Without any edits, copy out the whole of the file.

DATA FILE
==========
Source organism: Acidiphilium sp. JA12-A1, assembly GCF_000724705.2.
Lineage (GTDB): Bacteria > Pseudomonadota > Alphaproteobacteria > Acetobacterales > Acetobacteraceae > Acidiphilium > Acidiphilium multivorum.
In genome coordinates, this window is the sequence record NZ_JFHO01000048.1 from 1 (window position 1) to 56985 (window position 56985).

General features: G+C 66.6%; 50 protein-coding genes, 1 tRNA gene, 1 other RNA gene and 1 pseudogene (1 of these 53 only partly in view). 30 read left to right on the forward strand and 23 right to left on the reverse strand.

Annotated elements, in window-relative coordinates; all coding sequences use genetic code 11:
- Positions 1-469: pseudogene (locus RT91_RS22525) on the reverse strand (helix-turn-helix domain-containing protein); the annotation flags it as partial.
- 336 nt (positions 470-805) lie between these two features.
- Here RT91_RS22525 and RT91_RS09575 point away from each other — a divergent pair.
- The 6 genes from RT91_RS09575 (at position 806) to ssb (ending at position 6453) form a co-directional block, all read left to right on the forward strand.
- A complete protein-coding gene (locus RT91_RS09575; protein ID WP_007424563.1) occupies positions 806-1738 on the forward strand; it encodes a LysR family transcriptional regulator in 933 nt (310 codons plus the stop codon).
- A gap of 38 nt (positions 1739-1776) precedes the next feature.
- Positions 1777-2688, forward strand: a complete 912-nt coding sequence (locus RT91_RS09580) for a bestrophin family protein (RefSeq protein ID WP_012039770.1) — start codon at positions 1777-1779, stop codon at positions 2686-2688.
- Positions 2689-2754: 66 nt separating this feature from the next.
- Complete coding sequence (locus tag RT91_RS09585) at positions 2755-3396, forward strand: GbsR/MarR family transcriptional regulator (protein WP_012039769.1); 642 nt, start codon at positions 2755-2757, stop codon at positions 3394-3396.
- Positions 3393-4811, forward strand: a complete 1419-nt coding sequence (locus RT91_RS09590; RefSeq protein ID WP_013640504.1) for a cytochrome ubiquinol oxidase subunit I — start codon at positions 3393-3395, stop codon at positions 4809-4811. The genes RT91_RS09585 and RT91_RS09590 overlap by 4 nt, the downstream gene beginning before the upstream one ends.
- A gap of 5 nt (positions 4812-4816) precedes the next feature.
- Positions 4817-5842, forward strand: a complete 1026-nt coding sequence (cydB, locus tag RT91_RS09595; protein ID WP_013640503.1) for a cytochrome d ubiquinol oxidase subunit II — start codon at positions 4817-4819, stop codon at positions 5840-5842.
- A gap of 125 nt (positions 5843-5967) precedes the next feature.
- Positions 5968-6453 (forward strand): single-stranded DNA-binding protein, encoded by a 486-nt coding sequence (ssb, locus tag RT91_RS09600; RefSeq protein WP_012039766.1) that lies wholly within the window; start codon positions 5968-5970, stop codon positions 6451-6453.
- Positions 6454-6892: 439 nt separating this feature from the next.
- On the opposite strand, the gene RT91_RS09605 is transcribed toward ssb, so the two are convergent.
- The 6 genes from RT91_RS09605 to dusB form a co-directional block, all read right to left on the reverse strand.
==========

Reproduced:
Source organism: Acidiphilium sp. JA12-A1, assembly GCF_000724705.2.
Lineage (GTDB): Bacteria > Pseudomonadota > Alphaproteobacteria > Acetobacterales > Acetobacteraceae > Acidiphilium > Acidiphilium multivorum.
In genome coordinates, this window is the sequence record NZ_JFHO01000048.1 from 1 (window position 1) to 56985 (window position 56985).

General features: G+C 66.6%; 50 protein-coding genes, 1 tRNA gene, 1 other RNA gene and 1 pseudogene (1 of these 53 only partly in view). 30 read left to right on the forward strand and 23 right to left on the reverse strand.

Annotated elements, in window-relative coordinates; all coding sequences use genetic code 11:
- Positions 1-469: pseudogene (locus RT91_RS22525) on the reverse strand (helix-turn-helix domain-containing protein); the annotation flags it as partial.
- 336 nt (positions 470-805) lie between these two features.
- Here RT91_RS22525 and RT91_RS09575 point away from each other — a divergent pair.
- The 6 genes from RT91_RS09575 (at position 806) to ssb (ending at position 6453) form a co-directional block, all read left to right on the forward strand.
- A complete protein-coding gene (locus RT91_RS09575; protein ID WP_007424563.1) occupies positions 806-1738 on the forward strand; it encodes a LysR family transcriptional regulator in 933 nt (310 codons plus the stop codon).
- A gap of 38 nt (positions 1739-1776) precedes the next feature.
- Positions 1777-2688, forward strand: a complete 912-nt coding sequence (locus RT91_RS09580) for a bestrophin family protein (RefSeq protein ID WP_012039770.1) — start codon at positions 1777-1779, stop codon at positions 2686-2688.
- Positions 2689-2754: 66 nt separating this feature from the next.
- Complete coding sequence (locus tag RT91_RS09585) at positions 2755-3396, forward strand: GbsR/MarR family transcriptional regulator (protein WP_012039769.1); 642 nt, start codon at positions 2755-2757, stop codon at positions 3394-3396.
- Positions 3393-4811, forward strand: a complete 1419-nt coding sequence (locus RT91_RS09590; RefSeq protein ID WP_013640504.1) for a cytochrome ubiquinol oxidase subunit I — start codon at positions 3393-3395, stop codon at positions 4809-4811. The genes RT91_RS09585 and RT91_RS09590 overlap by 4 nt, the downstream gene beginning before the upstream one ends.
- A gap of 5 nt (positions 4812-4816) precedes the next feature.
- Positions 4817-5842, forward strand: a complete 1026-nt coding sequence (cydB, locus tag RT91_RS09595; protein ID WP_013640503.1) for a cytochrome d ubiquinol oxidase subunit II — start codon at positions 4817-4819, stop codon at positions 5840-5842.
- A gap of 125 nt (positions 5843-5967) precedes the next feature.
- Positions 5968-6453 (forward strand): single-stranded DNA-binding protein, encoded by a 486-nt coding sequence (ssb, locus tag RT91_RS09600; RefSeq protein WP_012039766.1) that lies wholly within the window; start codon positions 5968-5970, stop codon positions 6451-6453.
- Positions 6454-6892: 439 nt separating this feature from the next.
- On the opposite strand, the gene RT91_RS09605 is transcribed toward ssb, so the two are convergent.
- The 6 genes from RT91_RS09605 to dusB form a co-directional block, all read right to left on the reverse strand.